What’s next: The Ravens can address a lot of needs with a historic Day 3. Baltimore has six picks in the fourth round, which would represent the most picks in a single round in the first five rounds of the common draft era (since 1967). The Ravens have needs at pass-rusher, cornerback, offensive tackle, wide receiver, inside linebacker, running back and tight end.

Round 4, No. 110 overall: Daniel Faalele, OT, Minnesota

My take: The Ravens love big offensive linemen, and you can’t get much bigger than Daniel Faalele. At 6 feet 8, 384 pounds, Faalele was the heaviest player at any position at the NFL combine by 15 pounds since 2006 (which is when they started tracking that data). He is a mauler who is seen as a developmental right tackle who could also compete for a starting guard spot. Faalele was an Australian rugby player who didn’t play a football game until his senior year at IMG Academy. There’s already some familiarity with the Ravens for Faalele, whose roommate at Minnesota was wide receiver Rashod Bateman (the Ravens’ first-round pick last year). At the end of the season, Ravens GM Eric DeCosta said: "For us to be the very best offense we can be, we have to have a strong, commanding offensive line that can control people at the point of attack.” Baltimore has followed through by taking offensive linemen with two of its first five picks.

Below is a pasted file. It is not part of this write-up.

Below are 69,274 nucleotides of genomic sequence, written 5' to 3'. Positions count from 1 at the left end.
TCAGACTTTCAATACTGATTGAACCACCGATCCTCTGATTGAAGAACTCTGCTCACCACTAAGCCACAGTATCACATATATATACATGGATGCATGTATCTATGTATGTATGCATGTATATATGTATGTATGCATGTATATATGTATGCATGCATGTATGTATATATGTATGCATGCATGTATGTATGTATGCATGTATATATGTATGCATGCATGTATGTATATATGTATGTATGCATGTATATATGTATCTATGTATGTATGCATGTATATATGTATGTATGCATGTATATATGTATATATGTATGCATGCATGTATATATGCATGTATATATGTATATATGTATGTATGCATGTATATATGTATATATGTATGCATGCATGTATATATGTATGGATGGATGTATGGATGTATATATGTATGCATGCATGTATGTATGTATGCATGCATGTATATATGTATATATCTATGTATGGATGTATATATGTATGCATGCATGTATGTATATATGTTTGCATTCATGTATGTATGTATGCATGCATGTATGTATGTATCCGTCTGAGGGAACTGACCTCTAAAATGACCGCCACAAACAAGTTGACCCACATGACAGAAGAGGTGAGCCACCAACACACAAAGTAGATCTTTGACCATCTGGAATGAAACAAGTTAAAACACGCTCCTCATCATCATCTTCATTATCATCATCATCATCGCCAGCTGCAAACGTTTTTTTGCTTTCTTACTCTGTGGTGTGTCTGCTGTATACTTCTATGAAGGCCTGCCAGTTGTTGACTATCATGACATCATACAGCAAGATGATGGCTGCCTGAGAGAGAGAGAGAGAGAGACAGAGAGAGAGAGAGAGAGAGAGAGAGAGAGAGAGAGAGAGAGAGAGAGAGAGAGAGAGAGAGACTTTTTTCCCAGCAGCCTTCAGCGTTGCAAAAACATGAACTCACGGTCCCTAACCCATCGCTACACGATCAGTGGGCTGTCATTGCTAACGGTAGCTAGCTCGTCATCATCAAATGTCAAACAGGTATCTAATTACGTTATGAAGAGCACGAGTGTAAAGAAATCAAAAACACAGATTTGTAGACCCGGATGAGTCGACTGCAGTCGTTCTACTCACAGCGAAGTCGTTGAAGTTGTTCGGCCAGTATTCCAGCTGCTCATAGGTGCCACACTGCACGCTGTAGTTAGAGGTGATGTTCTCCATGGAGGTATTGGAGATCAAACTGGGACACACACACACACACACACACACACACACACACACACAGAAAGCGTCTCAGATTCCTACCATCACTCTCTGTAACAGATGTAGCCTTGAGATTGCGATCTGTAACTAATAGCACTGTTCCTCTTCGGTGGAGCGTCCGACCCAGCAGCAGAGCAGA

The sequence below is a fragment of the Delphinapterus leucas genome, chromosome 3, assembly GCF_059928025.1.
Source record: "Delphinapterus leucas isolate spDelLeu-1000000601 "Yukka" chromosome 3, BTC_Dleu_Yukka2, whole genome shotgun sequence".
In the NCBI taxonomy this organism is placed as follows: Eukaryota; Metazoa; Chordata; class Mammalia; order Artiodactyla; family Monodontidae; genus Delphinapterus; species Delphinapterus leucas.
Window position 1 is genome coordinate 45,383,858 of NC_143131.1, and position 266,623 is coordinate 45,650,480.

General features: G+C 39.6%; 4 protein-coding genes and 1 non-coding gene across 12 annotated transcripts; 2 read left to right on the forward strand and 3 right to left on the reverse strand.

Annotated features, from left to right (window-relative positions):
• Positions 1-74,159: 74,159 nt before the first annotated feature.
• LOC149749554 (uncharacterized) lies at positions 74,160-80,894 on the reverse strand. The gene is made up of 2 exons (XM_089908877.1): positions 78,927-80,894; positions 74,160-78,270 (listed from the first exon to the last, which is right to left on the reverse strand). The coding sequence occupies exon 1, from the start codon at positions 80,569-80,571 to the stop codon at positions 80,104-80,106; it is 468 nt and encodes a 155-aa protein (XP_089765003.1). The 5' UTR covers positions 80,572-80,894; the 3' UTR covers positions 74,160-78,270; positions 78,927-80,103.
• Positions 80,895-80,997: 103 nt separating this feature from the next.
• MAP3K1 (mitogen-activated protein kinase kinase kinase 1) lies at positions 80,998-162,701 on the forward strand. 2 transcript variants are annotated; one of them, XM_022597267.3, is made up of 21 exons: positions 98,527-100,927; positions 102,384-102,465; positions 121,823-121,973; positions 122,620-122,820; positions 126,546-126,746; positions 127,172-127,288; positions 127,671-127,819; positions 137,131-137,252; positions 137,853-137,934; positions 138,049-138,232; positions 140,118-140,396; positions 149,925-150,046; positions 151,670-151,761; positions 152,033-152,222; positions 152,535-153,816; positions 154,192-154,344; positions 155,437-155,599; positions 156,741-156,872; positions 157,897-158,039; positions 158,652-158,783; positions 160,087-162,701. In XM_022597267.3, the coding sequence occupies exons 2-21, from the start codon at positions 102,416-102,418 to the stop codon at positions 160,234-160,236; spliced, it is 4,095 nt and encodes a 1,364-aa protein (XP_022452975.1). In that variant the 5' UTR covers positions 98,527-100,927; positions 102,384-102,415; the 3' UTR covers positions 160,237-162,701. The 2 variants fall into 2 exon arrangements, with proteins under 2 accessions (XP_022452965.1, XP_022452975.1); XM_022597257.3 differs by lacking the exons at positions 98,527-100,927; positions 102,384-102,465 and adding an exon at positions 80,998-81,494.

Round 4, No. 119 overall: Jalyn Armour-Davis, CB, Alabama

My take: It was only a matter of time before the Ravens drafted from their favorite school. Armour-Davis is the 12th Alabama player selected by the Ravens since 1997, which is the most in the NFL (former Ravens GM and current executive VP Ozzie Newsome starred at Alabama). Armour-Davis is long and fast but not very experienced. He started one season at Alabama. The Ravens desperately needed a cornerback because Pro Bowl defenders Marlon Humphrey (torn pectoral muscle) and Marcus Peters (torn ACL) are coming off season-ending injuries and the Ravens have no proven backups. The other corners on the roster -- Kevon Seymour, Iman Marshall, Robert Jackson and Kevin Toliver II -- have no career interceptions. Before the draft, Ravens general manager Eric DeCosta said the team was "definitely concerned" about the depth at cornerback. So, after losing one Alabama cornerback who was drafted by the Ravens in the fourth round (Anthony Averett left in free agency), Baltimore replaces him with another Alabama cornerback drafted in the fourth round.

Round 4, No. 128 overall: Charlie Kolar, TE, Iowa State

My take: The Ravens gave Lamar Jackson a huge red-zone target in Kolar, who is 6-foot-6 and caught 23 career touchdown passes. Baltimore has been looking for a pass-catching tight end to complement Mark Andrews since trading Hayden Hurst in 2020. Kolar is the son of two professors at the University of Oklahoma and was a high-school teammate of NBA guard Trae Young.

Round 4, No. 130 overall: Jordan Stout, P, Penn State